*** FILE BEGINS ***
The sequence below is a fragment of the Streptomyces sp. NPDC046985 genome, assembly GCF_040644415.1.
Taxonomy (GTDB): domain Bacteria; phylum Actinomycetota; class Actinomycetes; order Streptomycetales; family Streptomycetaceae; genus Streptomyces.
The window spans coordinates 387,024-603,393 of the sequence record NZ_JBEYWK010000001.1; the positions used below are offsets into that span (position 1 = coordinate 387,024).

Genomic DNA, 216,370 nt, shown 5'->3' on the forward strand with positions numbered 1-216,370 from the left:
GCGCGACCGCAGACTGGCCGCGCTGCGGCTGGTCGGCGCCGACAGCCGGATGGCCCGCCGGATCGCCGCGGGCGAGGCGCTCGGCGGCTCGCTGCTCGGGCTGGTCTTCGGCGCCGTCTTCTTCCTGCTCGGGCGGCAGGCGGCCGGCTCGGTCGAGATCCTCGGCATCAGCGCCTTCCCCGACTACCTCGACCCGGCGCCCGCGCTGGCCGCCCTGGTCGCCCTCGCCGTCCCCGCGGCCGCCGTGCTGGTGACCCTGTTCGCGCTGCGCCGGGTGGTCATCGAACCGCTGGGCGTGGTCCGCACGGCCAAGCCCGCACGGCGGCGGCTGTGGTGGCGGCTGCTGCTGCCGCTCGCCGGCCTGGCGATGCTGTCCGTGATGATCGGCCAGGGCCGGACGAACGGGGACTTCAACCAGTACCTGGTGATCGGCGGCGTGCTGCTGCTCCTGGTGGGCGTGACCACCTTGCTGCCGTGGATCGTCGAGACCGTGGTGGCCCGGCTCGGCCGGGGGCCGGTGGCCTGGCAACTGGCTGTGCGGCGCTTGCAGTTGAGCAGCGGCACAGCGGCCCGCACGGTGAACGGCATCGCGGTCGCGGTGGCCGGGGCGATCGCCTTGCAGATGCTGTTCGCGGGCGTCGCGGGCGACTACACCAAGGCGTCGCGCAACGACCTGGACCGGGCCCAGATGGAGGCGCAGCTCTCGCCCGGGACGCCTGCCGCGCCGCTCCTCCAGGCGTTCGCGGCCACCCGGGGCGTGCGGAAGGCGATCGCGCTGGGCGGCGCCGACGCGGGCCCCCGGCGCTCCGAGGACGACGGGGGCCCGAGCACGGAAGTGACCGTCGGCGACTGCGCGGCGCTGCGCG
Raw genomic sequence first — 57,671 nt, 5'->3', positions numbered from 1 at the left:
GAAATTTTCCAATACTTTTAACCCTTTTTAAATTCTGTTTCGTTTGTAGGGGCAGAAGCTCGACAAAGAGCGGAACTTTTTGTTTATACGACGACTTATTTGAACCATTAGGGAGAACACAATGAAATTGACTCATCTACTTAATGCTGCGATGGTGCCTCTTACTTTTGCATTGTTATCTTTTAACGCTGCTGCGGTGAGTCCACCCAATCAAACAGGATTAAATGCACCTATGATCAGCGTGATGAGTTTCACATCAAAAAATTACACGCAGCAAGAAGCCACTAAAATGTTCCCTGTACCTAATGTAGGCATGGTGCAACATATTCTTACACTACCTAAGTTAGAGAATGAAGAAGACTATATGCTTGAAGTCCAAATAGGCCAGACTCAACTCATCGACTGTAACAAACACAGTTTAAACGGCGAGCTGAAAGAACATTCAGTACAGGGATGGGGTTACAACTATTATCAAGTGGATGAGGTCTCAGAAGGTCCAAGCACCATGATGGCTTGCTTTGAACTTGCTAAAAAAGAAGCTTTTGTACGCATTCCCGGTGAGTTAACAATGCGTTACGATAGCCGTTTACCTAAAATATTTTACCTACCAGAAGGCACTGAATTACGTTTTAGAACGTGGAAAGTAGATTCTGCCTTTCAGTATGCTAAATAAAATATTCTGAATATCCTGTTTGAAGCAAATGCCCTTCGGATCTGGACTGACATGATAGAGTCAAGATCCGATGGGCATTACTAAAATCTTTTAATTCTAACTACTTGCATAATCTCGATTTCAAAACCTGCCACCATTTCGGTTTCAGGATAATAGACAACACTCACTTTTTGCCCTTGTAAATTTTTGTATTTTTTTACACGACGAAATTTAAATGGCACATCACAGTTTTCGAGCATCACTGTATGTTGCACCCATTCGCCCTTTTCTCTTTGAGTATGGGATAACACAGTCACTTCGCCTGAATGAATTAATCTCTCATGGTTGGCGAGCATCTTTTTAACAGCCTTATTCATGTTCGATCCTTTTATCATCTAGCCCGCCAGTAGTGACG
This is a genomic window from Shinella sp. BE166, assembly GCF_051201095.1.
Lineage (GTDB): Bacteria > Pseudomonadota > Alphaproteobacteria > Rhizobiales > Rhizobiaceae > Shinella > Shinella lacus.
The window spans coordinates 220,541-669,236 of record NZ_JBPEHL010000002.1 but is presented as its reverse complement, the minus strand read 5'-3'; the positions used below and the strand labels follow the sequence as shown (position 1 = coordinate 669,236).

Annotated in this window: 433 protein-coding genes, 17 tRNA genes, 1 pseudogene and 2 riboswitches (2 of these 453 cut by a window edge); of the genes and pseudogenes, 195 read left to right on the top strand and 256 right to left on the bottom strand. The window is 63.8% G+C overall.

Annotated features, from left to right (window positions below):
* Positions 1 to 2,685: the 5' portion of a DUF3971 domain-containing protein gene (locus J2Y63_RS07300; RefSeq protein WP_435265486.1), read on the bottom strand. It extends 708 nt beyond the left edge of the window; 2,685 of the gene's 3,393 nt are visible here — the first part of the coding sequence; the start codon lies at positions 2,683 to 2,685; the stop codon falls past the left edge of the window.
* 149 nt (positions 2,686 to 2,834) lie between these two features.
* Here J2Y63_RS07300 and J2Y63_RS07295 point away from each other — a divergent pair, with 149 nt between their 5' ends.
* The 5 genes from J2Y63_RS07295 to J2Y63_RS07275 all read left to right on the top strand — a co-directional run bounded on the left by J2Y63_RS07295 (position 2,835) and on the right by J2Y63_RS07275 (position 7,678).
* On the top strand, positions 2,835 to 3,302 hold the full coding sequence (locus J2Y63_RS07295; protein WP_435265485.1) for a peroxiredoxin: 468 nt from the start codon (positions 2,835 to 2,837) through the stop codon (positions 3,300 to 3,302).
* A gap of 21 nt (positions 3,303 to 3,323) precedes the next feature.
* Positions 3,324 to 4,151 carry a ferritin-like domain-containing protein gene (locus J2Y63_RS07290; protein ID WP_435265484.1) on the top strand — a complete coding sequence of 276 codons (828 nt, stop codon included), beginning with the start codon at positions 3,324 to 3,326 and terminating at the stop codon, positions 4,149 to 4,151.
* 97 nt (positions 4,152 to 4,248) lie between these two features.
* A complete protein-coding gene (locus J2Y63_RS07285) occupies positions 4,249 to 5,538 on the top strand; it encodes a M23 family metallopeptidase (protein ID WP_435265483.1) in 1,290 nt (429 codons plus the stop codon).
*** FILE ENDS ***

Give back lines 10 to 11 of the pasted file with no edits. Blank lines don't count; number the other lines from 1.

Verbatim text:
The window spans coordinates 220,541-669,236 of record NZ_JBPEHL010000002.1 but is presented as its reverse complement, the minus strand read 5'-3'; the positions used below and the strand labels follow the sequence as shown (position 1 = coordinate 669,236).

Annotated in this window: 433 protein-coding genes, 17 tRNA genes, 1 pseudogene and 2 riboswitches (2 of these 453 cut by a window edge); of the genes and pseudogenes, 195 read left to right on the top strand and 256 right to left on the bottom strand. The window is 63.8% G+C overall.